I know how to reload a regular Python module within a regular Python interpreter session. This question documents how to do that pretty well:

How do I unload (reload) a Python module?

For some reason, I am having trouble doing that within Django's "manage.py shell" interpreter session. To recreate my issue, start the basic Django tutorial found here:

Writing your first Django app, part 1

After creating the "polls" application and "Poll" class, start up the interpreter via "manage.py shell" and import the "polls" app into it.

import polls.models as pm

Create a new "Poll" object:

p = pm.Poll()

All is well and good so far. Now go back to your source and add any arbitrary method or attribute. For example, I've added:

def x(self):
    return 2+2

Now go back to the interpreter and "reload" the module:


Now try to use your new method or attribute:

p1 = pm.Poll()

You'll get this message:

'Poll' object has no attribute 'x'

What gives? I've also tried rerunning the import command, importing the module using different syntax, deleting all references to any "Poll" objects or to the "Poll" class. I've also tried this with both the IPython interpreter and with the plain Python (v2.6) interpreter. Nothing seems to work.

Using the same techniques with an arbitrary Python module in a regular interpreter session works perfectly. I just can't seem to get it to work in Django's "shell" session.

By the way, if it makes any difference, I'm doing this on a Ubuntu 9.04 machine.

  • Just ran the same test on a Windows machine and got the same result – Chad Braun-Duin May 21 '09 at 3:54
  • yes I tried also on both, also waiting for the answer – Anurag Uniyal May 21 '09 at 4:05

Well, I think I have to answer to this. The problem is that Django caches its models in a singleton (singleton like structure) called AppCache. Basically, to reload Django models you need to first reload and re-import all the model modules stored in the AppCache. Then you need to wipe out the AppCache. Here's the code for it:

import os
from django.db.models.loading import AppCache
cache = AppCache()

curdir = os.getcwd()

for app in cache.get_apps():
    f = app.__file__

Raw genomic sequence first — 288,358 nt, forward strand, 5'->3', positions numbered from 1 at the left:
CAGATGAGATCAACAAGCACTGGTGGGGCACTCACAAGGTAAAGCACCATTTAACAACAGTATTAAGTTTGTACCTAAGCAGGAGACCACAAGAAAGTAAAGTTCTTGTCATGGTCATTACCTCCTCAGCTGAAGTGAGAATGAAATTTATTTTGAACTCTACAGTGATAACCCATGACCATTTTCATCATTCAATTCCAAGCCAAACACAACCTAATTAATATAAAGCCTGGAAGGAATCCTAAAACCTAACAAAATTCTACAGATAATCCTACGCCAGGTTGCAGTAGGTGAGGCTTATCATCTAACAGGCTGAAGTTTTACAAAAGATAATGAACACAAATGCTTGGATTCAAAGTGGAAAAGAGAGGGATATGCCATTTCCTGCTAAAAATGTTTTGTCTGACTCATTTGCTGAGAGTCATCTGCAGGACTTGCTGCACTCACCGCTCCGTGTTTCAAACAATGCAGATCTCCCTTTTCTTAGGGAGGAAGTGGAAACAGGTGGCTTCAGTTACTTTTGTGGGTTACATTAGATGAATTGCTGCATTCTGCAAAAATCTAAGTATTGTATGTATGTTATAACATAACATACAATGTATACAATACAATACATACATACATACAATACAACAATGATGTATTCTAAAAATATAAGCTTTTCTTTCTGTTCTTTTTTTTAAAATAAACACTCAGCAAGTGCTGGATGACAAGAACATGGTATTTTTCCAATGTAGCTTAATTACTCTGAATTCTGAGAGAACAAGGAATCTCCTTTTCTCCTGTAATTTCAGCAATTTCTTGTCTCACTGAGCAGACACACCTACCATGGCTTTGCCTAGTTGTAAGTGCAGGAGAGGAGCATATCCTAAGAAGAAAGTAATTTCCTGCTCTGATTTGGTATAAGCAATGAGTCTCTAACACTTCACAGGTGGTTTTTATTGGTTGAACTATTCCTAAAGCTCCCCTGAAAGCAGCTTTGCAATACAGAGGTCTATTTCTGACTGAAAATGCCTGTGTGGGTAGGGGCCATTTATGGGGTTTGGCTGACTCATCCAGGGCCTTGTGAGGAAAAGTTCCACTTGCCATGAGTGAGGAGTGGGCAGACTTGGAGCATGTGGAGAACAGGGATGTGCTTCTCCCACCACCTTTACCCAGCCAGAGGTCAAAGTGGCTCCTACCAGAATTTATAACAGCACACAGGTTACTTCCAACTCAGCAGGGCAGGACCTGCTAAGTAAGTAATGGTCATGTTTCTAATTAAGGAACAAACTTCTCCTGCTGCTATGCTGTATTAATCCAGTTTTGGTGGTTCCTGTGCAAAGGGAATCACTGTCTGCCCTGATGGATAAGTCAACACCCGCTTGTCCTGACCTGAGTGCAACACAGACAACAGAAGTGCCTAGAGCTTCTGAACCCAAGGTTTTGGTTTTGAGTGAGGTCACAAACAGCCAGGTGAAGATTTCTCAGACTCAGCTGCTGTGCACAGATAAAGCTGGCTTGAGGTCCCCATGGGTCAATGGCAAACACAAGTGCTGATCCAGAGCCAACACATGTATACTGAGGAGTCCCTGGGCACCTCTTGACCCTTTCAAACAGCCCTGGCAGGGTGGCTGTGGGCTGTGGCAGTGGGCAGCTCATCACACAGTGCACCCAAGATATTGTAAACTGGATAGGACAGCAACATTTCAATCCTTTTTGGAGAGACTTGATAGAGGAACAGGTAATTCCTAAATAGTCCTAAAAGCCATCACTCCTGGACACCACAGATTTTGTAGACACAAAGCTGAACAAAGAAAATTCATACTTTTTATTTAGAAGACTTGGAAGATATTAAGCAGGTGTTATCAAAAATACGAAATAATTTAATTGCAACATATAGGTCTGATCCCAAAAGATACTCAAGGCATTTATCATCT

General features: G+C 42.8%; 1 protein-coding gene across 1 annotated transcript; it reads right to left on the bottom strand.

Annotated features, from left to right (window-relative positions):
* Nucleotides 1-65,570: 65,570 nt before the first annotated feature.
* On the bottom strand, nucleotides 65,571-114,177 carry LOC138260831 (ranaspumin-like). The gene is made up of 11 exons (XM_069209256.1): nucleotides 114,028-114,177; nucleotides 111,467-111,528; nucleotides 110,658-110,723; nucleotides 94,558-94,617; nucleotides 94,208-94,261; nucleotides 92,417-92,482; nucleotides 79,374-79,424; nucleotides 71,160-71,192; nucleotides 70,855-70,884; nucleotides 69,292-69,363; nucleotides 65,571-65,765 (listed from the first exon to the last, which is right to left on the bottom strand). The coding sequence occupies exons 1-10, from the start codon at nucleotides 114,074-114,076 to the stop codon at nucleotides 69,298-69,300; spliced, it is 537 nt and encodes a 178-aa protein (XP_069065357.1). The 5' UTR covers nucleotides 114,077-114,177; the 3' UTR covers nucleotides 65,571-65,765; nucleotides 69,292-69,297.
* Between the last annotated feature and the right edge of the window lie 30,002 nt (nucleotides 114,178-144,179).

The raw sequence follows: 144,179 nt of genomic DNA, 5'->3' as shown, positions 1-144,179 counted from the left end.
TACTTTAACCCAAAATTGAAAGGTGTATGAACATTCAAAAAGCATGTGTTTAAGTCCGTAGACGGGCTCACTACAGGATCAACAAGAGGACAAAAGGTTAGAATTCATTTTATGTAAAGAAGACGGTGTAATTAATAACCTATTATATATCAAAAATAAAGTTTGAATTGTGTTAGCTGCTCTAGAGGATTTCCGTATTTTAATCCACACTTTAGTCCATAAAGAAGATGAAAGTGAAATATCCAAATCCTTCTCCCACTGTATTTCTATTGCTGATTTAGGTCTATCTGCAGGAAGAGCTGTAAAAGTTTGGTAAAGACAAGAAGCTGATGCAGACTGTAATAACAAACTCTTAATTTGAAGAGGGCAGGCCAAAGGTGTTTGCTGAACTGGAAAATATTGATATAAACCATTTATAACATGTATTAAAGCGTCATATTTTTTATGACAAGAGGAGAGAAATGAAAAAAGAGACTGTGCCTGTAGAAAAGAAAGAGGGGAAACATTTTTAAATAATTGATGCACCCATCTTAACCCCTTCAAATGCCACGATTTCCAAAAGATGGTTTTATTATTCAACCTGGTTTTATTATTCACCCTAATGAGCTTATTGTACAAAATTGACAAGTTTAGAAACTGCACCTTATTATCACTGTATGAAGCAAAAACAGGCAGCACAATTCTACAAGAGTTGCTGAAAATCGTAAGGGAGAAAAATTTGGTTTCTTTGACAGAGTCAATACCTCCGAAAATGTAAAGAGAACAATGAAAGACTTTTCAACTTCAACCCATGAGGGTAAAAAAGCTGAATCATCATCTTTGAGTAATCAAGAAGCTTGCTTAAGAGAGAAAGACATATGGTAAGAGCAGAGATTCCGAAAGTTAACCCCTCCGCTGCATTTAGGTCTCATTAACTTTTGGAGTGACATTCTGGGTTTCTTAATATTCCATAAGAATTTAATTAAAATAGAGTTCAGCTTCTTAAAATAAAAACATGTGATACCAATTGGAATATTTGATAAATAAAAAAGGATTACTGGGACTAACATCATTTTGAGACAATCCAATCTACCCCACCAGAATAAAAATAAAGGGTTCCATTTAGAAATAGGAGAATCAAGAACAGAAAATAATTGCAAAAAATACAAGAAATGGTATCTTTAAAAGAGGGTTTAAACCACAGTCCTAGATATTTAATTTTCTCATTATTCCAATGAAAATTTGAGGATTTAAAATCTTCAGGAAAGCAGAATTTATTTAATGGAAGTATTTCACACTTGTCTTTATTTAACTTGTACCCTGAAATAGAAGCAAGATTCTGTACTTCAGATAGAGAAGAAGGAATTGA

if f.startswith(curdir) and f.endswith('.pyc'):

from django.utils.datastructures import SortedDict
cache.app_store = SortedDict()
cache.app_models = SortedDict()
cache.app_errors = {}
cache.handled = {}
cache.loaded = False

I've put all of this in a separate file called reloadmodels.py in the root directory of my Django site. Using IPython I can reload everything by running:

%run ~/mysite/reloadmodels.py
  • 2
    I would add the following two lines at the start of the script: import os;os.system('del *.pyc /s >NUL') or the equivalent for linux – Jonathan Apr 28 '11 at 9:41
  • 1
    adding this takes care of the models.pyc removal:\nimport os\ncwd = os.getcwd()\n\nthen in the loop use this test:\nif cwd in app.__file__:os.remove(app.__file__) – dave Dec 9 '11 at 19:47
  • Keep in mind this doesn't fix the ModelForms, they have some additional caching stuff going on in the form of ModelFormMetaclass which will not be redone when you reload the model, so things like blank=True/False will potentially not be handled correctly in the ModelForms for any model you reload. – boatcoder Apr 23 '13 at 14:43
  • 2
    This does not appear to work for me using Django 1.6. It seems like at least cache.handled should be set to set() (otherwise you cannot even run the reloadmodels.py twice). – blueyed Dec 3 '13 at 16:50
  • I confirm what @blueyed says :) – daveoncode Jan 9 '14 at 15:03

My solution on 2016 (in future it may be changed)

1.Install django_extension

2.Add next settings:

SHELL_PLUS = 'ipython'

    '--ext', 'autoreload',

3.Run shell

./manage.py shell_plus

See results:

model example

class Notification(models.Model):


    def get_something(self):

        return 'I am programmer'

In shell

In [1]: Notification.get_something()
Out[1]: 'I am programmer'

Made changes on model

    def get_something(self):

        return 'I am Python programmer'

In shell

# shell does not display changes
In [2]: Notification.get_something()
Out[2]: 'I am programmer'

In shell. This is a magic

# configure extension of ipython
In [3]: %autoreload 2

In shell

# try again - all worked
In [4]: Notification.get_something()
Out[4]: 'I am Python programmer'

Made changes again

    def get_something(self):

        return 'I am full-stack Python programmer'

In shell

# all worked again
In [5]: Notification.get_something()
Out[5]: 'I am full-stack Python programmer'

Drawback: 1. Need manually run code

%autoreload 2

since django_extension 1.7 has not support for run arbitrary code. May be in future release it has this feature.


  1. Django 1.10
  2. Python 3.4
  3. django_extension 1.7.4
  4. Based (primary) on https://django-extensions.readthedocs.io/en/latest/shell_plus.html and http://ipython.readthedocs.io/en/stable/config/extensions/autoreload.html
  5. Caution. It is may be produce an error, if you try change a code where used super().

You can also use django-extensions project with the following command:

manage.py shell_plus --notebook

This will open a IPython notebook on your web browser instead of the IPython shell interpreter. Write your code there, and run it.

When you change your modules, just click on the web page menu item 'Kernel->Restart'